On the surface, government-authorized TSA groping seems like it falls on the spectrum of sexual assault. Ethically, it definitely violates consent. Legally, the situation is murkier.
In my jurisdiction (Ohio), “sexual imposition” (Ohio Revised Code 2907.06) seems applicable, if you read it in isolation from the rest of the code. Its definition begins:
(A) No person shall have sexual contact with another, not the spouse of the offender; cause another, not the spouse of the offender, to have sexual contact with the offender; or cause two or more other persons to have sexual contact when any of the following applies:
(1) The offender knows that the sexual contact is offensive to the other person, or one of the other persons, or is reckless in that regard.
I think it’s hard to argue that the TSA and its officers are not acting recklessly. It should be obvious to any sentient person that groping of breasts and genitals is will be experienced as offensive.
Furthermore, you can’t really make the case that no assault is occurring because passengers freely consent to the procedures. The only way I can travel from Ohio to California to visit my family next month is by air – period. I need to see my dad. The TSA is presenting people with a “choice” of being stripped naked by the body-scan machines, or undergoing an “enhanced patdown,” which amounts to groping by a stranger – or not getting on the plane. That is no choice at all. Moreover, as of October 21, signs at the security checkpoints in the Columbus airport said nothing about what alternative screening would entail. They most certainly did not warn passengers that their genitals would be touched. Passengers are being taken completely by surprise when that occurs. Thus, ORC 2907.06 (A) (3) would apparently apply:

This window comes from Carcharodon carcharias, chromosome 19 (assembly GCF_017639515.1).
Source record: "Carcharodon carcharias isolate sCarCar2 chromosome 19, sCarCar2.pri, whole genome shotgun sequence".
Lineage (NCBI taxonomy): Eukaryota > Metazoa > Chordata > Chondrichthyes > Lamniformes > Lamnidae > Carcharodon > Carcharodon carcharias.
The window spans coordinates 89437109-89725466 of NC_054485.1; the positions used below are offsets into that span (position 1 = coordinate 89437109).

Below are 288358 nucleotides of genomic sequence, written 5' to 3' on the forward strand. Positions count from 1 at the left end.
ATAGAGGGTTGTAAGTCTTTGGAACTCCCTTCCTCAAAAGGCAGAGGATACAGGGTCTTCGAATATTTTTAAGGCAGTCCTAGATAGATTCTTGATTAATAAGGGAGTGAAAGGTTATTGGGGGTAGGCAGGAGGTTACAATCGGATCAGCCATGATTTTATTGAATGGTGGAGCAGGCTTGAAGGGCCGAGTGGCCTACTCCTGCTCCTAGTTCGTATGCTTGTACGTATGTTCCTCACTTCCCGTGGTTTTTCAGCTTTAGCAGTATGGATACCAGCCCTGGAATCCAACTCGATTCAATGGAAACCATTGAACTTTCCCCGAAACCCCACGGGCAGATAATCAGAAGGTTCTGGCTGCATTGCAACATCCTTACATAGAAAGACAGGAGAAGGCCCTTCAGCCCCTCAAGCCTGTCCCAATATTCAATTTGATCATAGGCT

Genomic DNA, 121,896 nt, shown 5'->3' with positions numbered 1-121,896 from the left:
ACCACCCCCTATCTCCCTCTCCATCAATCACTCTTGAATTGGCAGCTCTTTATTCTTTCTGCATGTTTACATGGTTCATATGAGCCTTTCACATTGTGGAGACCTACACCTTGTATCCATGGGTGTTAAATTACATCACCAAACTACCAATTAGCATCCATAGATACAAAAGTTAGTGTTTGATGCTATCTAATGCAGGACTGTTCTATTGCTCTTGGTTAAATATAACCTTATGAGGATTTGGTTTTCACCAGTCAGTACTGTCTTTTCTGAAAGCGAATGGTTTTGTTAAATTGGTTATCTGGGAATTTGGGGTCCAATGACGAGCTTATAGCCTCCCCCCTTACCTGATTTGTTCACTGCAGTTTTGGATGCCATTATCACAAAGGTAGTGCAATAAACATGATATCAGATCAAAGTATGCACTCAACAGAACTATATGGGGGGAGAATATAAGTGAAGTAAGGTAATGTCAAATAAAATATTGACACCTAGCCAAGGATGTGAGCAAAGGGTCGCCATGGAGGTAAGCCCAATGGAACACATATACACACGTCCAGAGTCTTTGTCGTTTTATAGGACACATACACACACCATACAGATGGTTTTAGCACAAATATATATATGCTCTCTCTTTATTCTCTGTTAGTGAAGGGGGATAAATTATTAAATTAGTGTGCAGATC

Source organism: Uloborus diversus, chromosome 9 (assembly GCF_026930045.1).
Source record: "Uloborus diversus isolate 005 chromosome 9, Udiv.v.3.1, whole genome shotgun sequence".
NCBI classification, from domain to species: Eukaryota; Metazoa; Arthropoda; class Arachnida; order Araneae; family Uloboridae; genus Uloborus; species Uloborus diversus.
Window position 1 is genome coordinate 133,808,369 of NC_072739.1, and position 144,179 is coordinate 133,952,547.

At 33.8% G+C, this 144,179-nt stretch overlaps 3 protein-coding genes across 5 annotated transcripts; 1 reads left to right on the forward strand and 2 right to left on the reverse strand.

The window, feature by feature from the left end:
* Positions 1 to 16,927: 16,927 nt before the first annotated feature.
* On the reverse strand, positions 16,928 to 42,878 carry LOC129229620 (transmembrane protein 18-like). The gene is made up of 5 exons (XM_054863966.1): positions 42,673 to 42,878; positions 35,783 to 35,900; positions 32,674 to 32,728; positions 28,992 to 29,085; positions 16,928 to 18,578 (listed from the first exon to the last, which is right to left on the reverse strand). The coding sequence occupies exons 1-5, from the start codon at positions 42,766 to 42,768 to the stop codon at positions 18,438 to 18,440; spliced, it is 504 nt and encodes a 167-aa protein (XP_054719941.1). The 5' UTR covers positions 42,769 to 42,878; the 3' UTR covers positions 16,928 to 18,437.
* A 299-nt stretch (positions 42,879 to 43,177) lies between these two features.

(3) The offender knows that the other person, or one of the other persons, submits because of being unaware of the sexual contact.
But here’s a wrinkle. Ohio law defines “sexual contact” in pretty narrow terms:
ORC 2907.01(B): “Sexual contact” means any touching of an erogenous zone of another, including without limitation the thigh, genitals, buttock, pubic region, or, if the person is a female, a breast, for the purpose of sexually arousing or gratifying either person. [my emphasis]